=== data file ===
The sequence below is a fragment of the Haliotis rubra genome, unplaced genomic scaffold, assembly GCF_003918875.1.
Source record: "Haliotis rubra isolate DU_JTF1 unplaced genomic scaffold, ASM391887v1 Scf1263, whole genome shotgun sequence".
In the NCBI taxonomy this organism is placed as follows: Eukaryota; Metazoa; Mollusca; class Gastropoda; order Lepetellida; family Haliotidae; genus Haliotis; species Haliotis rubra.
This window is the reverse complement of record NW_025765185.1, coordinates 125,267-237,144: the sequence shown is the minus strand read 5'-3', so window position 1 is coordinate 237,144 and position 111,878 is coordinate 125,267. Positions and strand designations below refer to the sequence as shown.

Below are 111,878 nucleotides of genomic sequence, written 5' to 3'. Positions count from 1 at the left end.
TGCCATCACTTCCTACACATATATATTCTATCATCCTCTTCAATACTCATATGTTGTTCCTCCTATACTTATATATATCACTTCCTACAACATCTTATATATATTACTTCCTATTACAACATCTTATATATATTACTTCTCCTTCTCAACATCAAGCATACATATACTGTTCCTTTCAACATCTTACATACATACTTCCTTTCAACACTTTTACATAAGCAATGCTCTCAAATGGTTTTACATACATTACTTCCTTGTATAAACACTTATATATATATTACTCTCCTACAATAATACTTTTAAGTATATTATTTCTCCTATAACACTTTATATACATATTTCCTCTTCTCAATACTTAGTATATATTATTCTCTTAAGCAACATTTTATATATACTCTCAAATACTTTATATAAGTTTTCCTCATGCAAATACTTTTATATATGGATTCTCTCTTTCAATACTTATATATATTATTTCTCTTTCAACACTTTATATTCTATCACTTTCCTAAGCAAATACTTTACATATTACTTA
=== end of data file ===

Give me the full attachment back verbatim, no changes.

The sequence below is a fragment of the Haliotis rubra genome, unplaced genomic scaffold, assembly GCF_003918875.1.
Source record: "Haliotis rubra isolate DU_JTF1 unplaced genomic scaffold, ASM391887v1 Scf1263, whole genome shotgun sequence".
In the NCBI taxonomy this organism is placed as follows: Eukaryota; Metazoa; Mollusca; class Gastropoda; order Lepetellida; family Haliotidae; genus Haliotis; species Haliotis rubra.
This window is the reverse complement of record NW_025765185.1, coordinates 125,267-237,144: the sequence shown is the minus strand read 5'-3', so window position 1 is coordinate 237,144 and position 111,878 is coordinate 125,267. Positions and strand designations below refer to the sequence as shown.

Below are 111,878 nucleotides of genomic sequence, written 5' to 3'. Positions count from 1 at the left end.
TGCCATCACTTCCTACACATATATATTCTATCATCCTCTTCAATACTCATATGTTGTTCCTCCTATACTTATATATATCACTTCCTACAACATCTTATATATATTACTTCCTATTACAACATCTTATATATATTACTTCTCCTTCTCAACATCAAGCATACATATACTGTTCCTTTCAACATCTTACATACATACTTCCTTTCAACACTTTTACATAAGCAATGCTCTCAAATGGTTTTACATACATTACTTCCTTGTATAAACACTTATATATATATTACTCTCCTACAATAATACTTTTAAGTATATTATTTCTCCTATAACACTTTATATACATATTTCCTCTTCTCAATACTTAGTATATATTATTCTCTTAAGCAACATTTTATATATACTCTCAAATACTTTATATAAGTTTTCCTCATGCAAATACTTTTATATATGGATTCTCTCTTTCAATACTTATATATATTATTTCTCTTTCAACACTTTATATTCTATCACTTTCCTAAGCAAATACTTTACATATTACTTA